A family birthday celebration in fall led to the making of a new fall apple salad. Reed Valley Orchard apples probably make any apple salad irresistible, but I had a particular notion about this salad, and no recipe to do what I wanted. With Gold Rush and Stayman Winesaps in the house -- two different versions of tart-sweet-complex appleness -- I envisioned a sort of Waldorf Salad that did not use mayonnaise*.
What to do for the birthday party? I looked at recipes for inspiration, looked in my refrigerator, cabinets, and herb garden for a reality check, and devised this, a work in progress:
Kentucky Fall Apple Salad 1 or 2 limes 1 cup fresh pecans, toasted and finely chopped 8 fine, firm fall apples, diced with skins on. I used six Gold Rush and two Stayman Winesap. Four stalks crisp celery, finely chopped 1/2 cup golden raisins 1/3 cup dried cranberries (chop these lightly if you like) 1/2 cup fresh mint, sliced fine (optional, like everything else in this recipe! I used mint at first only for garnish but then discovered it adds nicely to the flavors if treated like a proper ingredient.) 2 Tablespoons neutral oil like grape seed, or a nut oil like pecan, walnut, or hazelnut 2 teaspoons amber maple syrup (omit or add more at your option) 1 tablespoon prepared horseradish (the kind with nothing but horseradish, or just horseradish and vinegar, and maybe salt: no cream or oil)
- Squeeze the juice from one lime into a large work bowl.
- As you dice apples, put the dice in the work bowl and toss to coat with lime juice to keep the apples from browning.
- Add the chopped celery, pecans, golden raisins, dried cranberries and fresh mint.
- Stir together the oil, maple syrup, and horseradish.
- Add the oil mixture to the apple mixture and toss thoroughly.
- Taste, and adjust to suit the apples and your preferences.
- Want it more tart? Squeeze half or all the second lime and add it.
- Want it sweeter? Add more maple syrup.
- Want more zing? More horseradish.
- Want more color? More cranberries or celery, or both.
That's the recipe.
Musings about some of these ingredients, for those who like such things:
Nigella Lawson caught my attention when I heard her say on NPR, "I go mad for mint in summer. I think it's very undervalued." But mint in summer in Kentucky sometimes fades a bit. Mint in spring and fall are amazing. Our Wayne County mint, probably a spearmint, has dozens of perfect leaf rosettes in fall, just as it has in April.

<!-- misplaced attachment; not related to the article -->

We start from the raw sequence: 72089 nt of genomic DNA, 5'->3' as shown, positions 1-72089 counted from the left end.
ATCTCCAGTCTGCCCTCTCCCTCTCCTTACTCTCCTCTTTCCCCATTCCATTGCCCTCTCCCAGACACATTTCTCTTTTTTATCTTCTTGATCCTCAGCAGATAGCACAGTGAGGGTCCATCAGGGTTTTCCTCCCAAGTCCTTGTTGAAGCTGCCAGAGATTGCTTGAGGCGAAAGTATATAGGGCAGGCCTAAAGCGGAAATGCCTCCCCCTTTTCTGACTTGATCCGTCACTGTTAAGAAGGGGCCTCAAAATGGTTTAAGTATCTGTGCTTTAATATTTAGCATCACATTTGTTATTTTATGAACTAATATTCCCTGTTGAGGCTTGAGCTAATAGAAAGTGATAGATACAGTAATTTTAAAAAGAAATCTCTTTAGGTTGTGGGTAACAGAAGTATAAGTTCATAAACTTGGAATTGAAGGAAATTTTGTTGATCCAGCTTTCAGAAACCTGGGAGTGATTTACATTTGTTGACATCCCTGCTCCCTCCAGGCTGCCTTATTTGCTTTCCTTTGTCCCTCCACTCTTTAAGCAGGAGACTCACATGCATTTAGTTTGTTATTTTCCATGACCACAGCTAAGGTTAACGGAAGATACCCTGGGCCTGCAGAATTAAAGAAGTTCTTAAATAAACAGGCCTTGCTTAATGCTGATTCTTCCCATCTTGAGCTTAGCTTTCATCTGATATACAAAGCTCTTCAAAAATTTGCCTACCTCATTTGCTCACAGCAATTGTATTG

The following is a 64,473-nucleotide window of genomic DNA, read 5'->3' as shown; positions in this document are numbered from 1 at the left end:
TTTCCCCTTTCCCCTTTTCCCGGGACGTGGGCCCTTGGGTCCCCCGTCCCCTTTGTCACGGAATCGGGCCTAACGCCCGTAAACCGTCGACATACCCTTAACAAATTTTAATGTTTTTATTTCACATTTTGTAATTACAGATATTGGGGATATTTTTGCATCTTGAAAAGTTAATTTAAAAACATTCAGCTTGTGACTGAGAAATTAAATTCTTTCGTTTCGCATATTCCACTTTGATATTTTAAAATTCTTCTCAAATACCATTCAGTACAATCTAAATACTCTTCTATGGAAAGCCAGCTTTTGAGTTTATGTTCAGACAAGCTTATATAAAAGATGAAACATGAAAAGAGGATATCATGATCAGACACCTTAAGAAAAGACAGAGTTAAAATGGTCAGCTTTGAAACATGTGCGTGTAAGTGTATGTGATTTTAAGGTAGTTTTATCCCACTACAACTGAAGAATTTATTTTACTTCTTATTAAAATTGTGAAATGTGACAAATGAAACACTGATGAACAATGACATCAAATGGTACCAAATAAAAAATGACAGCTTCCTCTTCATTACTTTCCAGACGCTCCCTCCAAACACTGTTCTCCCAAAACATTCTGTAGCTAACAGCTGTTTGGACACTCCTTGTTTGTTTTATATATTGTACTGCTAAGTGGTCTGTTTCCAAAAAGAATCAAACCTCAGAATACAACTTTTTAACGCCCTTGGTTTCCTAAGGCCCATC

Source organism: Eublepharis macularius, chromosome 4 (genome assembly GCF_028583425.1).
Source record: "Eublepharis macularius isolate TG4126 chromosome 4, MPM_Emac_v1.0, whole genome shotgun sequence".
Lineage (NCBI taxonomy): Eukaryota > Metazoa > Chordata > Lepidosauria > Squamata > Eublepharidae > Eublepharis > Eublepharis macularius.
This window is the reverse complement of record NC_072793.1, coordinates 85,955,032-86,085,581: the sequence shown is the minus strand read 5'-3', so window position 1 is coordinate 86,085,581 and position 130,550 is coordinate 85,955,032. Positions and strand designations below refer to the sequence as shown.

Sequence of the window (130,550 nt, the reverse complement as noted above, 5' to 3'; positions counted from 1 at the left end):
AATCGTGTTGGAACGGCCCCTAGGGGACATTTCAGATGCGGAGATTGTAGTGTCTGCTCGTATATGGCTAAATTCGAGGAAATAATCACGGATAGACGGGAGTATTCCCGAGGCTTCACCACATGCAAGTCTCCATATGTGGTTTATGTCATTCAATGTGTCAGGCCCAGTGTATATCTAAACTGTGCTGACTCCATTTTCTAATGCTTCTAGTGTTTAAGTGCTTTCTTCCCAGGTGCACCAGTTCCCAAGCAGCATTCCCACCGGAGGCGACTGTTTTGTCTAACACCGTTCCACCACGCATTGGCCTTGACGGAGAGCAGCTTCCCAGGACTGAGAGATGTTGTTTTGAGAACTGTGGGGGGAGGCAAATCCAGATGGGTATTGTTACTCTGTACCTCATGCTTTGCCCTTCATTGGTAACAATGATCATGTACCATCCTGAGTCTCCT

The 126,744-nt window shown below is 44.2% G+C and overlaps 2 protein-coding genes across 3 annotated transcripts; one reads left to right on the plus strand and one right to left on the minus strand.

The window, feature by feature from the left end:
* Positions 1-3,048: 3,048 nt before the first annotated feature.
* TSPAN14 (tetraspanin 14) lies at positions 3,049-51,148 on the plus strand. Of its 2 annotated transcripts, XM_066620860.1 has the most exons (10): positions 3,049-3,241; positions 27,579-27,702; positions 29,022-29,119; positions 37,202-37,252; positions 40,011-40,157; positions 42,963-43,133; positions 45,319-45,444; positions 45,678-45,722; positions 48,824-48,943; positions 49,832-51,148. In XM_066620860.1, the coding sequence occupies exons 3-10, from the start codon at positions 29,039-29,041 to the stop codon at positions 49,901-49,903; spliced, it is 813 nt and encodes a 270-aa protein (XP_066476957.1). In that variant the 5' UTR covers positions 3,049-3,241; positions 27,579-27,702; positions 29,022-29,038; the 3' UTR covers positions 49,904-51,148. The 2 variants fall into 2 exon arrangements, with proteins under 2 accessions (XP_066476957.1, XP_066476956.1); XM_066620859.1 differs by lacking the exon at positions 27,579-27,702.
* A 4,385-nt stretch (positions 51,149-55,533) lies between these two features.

Horseradish, too, has become a new subject of fascination, and I am relieved all our attempts to root it out of our garden have failed. Homemade grated, prepared horseradish from good friends made this fall apple recipe sing (high soprano, specifically), and I am maybe perhaps sort of possibly thinking about seeing whether I can prepare some from our hearty, persisting plants. Falling for horseradish....delightful.
* And a PS about Emulsions - An Emulsion Diversion: I am a mayonnaise snob. And I am a mayonnaise wimp. Probably you are too, after reading about the kinds of conditions that yield mass-market eggs, and the kinds of unwanted hitchhikers those eggs may bring into the kitchen of someone making mayonnaise, and then into your mouth.
I never liked mayonnaise until I learned to make it from scratch in a quick three minutes in the blender. (I'm not enough of a snob to require making it by hand with a whisk.) I make it with half olive oil, half something neutral, like grape seed oil. Tangy, olive-oily, adaptable (wasabi, chili, garlic, horseradish....) And I make it with pastured, organic, free range eggs from a farm I have visited, Elmwood Stock Farm.
So now I like (very specific certain versions of safe homemade) mayonnaise. I won't eat anyone else's mayonnaise, though, unless a family member makes it, and I know the hens that laid the eggs, pretty much by name. I also do not use my own homemade mayonnaise when cooking for people I do not know well. Why go through all that explaining and caveating, and they probably like "Hades-mans" best anyway?